The results are in on how medical pay-per-click compares to other industries — so what can medical marketers do to boost conversion rates and improve their ROI?
We all like to imagine that we’re the best at everything we do. Sometimes that’s true, but all too often, it’s exactly this attitude that gets us into trouble. For the medical industry, pay-per-click (PPC) marketing campaigns can be a game-changer, generating actionable new leads with an impressive ROI — but, as the latest data indicates, the medical industry is struggling to run cost-effective PPC campaigns. It might be time for healthcare marketers to rethink their current approach to paid search.
Medical PPC Metrics, as Compared to Other Industries
Wordsteam recently compiled data points using 4 key metrics (see below) across many industries for both AdWords-based PPC campaigns and those on the Google Display Network. The healthcare and medical industries, while not the worst on the list, could definitely stand to improve their overall performance.
- Click-through rate (CTC): the percentage of users who click on an ad that’s served to them.
- Cost-per-click (CPC): the rate that advertisers pay for these click-throughs.
- Conversion rate (CVR): the percentage of users who take a desired action (conversion), after clicking through to your site.
- Cost-per-action (CPA): the actual cost advertisers incur for each desired user action
For example, medical CTC rates (1.79%) are 6.7% lower than the average PPC search campaign and 11.5% lower over the Google Display Network. Similarly, CPCs for search are 36.6% higher than the average. These figures translate to an overall CPA on search of $126.29, a full 134% more than the industry-wide average.
Unfortunately, these higher prices still translate to a below-average conversion rate of 2.51% for search, 7% lower than the average. While the lifetime customer value of medical patients is quite high (more than covering the cost of PPC campaigns), these numbers are alarmingly low.
Medical Marketers Need Help
One of the largest reasons behind the relatively high cost of medical PPC campaigns is a pervasive set-it-and-forget-it (SIFI) mentality. Usually intended as a cost-saving measure, SIFI campaigns are automated and left to run on their own once a small number of PPC ads, keywords, and target areas are chosen. While medical companies can use this method to avoid paying for in-house time or outsourced talent, SIFI campaigns usually become much more expensive in the long run because they don’t adjust when performance changes.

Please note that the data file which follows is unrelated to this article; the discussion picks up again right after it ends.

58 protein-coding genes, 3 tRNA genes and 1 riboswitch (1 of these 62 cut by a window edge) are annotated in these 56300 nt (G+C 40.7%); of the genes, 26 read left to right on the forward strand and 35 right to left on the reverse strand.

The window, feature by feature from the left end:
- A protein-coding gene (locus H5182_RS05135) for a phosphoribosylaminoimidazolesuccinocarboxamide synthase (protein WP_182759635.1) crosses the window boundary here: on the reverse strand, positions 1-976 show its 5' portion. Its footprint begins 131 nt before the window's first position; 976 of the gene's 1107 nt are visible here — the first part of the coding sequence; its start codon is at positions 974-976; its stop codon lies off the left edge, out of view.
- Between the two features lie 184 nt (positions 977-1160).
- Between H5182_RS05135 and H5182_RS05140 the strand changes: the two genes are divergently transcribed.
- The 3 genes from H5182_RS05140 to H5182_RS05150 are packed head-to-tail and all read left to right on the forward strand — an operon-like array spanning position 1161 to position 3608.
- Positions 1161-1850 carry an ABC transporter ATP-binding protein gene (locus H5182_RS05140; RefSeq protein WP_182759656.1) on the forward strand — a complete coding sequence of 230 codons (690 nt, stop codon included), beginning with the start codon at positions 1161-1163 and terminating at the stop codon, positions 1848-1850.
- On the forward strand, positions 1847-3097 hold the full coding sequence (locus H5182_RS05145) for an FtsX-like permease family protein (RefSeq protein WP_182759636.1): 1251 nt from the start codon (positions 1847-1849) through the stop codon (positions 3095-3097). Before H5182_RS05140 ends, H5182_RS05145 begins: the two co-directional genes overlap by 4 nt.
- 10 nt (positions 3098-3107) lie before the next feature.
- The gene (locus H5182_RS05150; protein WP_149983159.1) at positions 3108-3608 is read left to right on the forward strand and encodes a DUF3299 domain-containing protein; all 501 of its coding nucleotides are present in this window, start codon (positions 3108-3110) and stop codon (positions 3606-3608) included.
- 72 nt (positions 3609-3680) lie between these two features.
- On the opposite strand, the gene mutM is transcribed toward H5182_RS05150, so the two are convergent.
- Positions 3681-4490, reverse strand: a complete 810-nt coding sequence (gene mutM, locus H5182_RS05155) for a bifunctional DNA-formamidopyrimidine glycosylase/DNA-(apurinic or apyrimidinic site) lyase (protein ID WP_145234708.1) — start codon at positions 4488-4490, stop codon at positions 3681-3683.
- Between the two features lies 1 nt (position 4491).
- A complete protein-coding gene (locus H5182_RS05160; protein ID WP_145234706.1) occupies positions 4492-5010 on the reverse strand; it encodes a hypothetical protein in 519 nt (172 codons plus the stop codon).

Another reason is a general lack of understanding that the healthcare space is fundamentally different than other industries, and as a result, requires a unique approach. Non-experienced agencies typically have higher PPC costs because they don’t understand the patient’s digital search process. Many tend to focus on symptom and diagnostic-based keywords (as they have a much higher search volume), rather than condition, treatment, or resource-based keywords, which have a lower search volume, but a much higher conversion rate.
Moreover, the most successful PPC campaigns are always the ones that are actively managed — when campaigns are run by an experienced, hands-on professional, we consistently see cost reductions anywhere between 20-40%. There are many ways to actively maintain a low cost/conversion ratio: constantly updating keyword choices, filtering out ineffective options, optimizing website landing pages, tweaking ad copy (and running A/B tests), and closely tracking your results, to name a few. PPC campaigns should also always contain clear call-to-action buttons that instruct the user where to go.
The truth is that the medical industry, while fairly advanced in its adoption of other digital initiatives, is often slow to the game when it comes to embracing forward-thinking PPC marketing techniques. Medical PPC may require a bit more care and attention than in other industries, but that doesn’t mean it’s any less valuable as a marketing tool — it just needs to be handled correctly.
(Main image credit: maxmann/Pixabay)